Last week, the final debate of the presidential election ended. This time, I decided to watch the debate in Eastern Michigan University’s Student Center after the Mock Presidential Debate ended.
At the time I didn’t think about it, but when I thought about the debate a number of days later I came to a startling realization.
Most of the time the audience only clapped or seemed interested whenever a candidate (Obama in particular) gave a good “one-liner.”
Though it never scared me this much until now, I know that this is not a new story. Part of it may be the fact that, in the past, I had heard about it but I had never seen it in person. I have known for some time that emotions drive the decisions people make in elections, but seeing it in person awakened an inner concern that I have about this.
In fact, if this weren’t the case there wouldn’t need to be political campaigns. The pundits on the 24-hour news shows continue to discuss debate performance, and many of them like to emphasize attacks and appearance over content. Although this analysis is generally accepted as correct, the precedent that it sets should be at least mildly disturbing.
Why are people making such important decisions based on their emotions or who sounds the best in a speech or a debate? Do people not realize who gets elected has a huge effect on their lives, or do they just not care? Does our educational system not do enough to educate people about the importance of our government?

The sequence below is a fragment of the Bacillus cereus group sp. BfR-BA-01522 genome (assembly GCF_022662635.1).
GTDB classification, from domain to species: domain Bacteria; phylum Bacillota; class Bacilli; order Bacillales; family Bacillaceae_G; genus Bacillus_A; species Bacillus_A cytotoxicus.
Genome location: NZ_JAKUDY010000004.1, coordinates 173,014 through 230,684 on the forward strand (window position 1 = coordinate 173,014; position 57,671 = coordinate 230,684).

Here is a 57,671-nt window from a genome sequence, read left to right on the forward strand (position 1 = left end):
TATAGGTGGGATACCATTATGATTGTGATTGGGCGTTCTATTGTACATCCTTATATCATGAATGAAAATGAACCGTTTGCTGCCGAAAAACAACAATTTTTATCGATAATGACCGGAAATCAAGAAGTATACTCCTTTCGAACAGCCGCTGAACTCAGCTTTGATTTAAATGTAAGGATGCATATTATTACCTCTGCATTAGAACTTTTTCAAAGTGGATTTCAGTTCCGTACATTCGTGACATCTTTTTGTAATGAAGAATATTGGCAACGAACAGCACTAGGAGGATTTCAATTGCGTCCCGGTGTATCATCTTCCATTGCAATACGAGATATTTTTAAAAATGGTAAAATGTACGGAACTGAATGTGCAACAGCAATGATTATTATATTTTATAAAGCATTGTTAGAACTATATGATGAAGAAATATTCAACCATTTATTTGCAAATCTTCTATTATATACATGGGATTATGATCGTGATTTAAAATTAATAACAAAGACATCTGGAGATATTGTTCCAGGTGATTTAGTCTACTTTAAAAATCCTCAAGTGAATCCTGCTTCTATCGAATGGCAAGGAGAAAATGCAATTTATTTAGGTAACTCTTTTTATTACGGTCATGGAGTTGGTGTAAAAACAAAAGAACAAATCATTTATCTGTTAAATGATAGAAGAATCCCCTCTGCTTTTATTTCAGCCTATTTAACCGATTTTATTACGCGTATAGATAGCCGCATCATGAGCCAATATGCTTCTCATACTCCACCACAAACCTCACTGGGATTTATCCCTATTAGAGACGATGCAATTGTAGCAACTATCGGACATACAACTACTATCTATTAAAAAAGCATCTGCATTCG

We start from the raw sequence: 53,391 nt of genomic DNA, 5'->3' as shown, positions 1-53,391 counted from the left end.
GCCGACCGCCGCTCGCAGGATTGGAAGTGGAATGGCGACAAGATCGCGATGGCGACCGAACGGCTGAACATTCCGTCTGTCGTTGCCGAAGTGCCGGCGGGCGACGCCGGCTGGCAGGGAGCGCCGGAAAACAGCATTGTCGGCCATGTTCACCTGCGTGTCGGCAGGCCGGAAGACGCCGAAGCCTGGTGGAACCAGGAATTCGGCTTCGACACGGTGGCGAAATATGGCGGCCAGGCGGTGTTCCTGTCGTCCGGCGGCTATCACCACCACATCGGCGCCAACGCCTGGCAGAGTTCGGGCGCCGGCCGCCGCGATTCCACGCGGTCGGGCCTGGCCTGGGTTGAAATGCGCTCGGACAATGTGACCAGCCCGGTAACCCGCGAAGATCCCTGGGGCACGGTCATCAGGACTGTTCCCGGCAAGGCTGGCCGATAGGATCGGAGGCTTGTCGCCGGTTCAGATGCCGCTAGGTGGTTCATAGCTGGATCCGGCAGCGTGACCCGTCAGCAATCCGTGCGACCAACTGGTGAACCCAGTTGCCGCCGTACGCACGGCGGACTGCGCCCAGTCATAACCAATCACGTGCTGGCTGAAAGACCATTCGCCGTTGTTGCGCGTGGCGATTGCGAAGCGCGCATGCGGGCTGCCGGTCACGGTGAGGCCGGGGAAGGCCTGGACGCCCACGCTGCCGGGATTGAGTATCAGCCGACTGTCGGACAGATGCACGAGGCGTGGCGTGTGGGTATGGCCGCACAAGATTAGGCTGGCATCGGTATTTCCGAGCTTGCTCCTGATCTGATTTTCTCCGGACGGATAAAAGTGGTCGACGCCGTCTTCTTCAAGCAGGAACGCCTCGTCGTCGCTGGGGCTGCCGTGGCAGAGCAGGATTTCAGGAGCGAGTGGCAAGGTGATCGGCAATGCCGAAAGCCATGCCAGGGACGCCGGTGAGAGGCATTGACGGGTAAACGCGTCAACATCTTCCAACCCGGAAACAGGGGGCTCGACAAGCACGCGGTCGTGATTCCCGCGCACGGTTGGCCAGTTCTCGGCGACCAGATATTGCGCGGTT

The American people just need to wake up, even many college students. Voting based on points scored during the debate or on emotions is not a good idea. Picking a candidate based on these criteria is basically picking a life-saving medicine based on how nicely it’s packaged.
Logic is needed in these decisions because your decision affects much more than the average person believes. While your vote may not make a huge difference on the individual level if the millions of people who think that their votes don’t matter were to vote (or be better educated before voting) that group of people, collectively, would have a huge effect on the results.
Since your vote does matter, and the election is important, it may be a good idea for you to know some things before you cast your ballots. You should know what powers these elected officials have, and what issues actually matter in that person’s position. Before you vote on a ballot proposition you should know what they mean and what effect they will have on your life as well as the rest of the state and the nation.
Therefore, I urge anyone who plans on voting in this election to do their research while you still have time. I am concerned that if citizens continue to neglect doing research before casting their ballots it could have disastrous results for the future of our country.
I'm 5'10 and 130 lbs yet all nearly all of their clothes ...
Monsanto calls the shots and makes record profits, ...
This is really interesting. The author has a very ...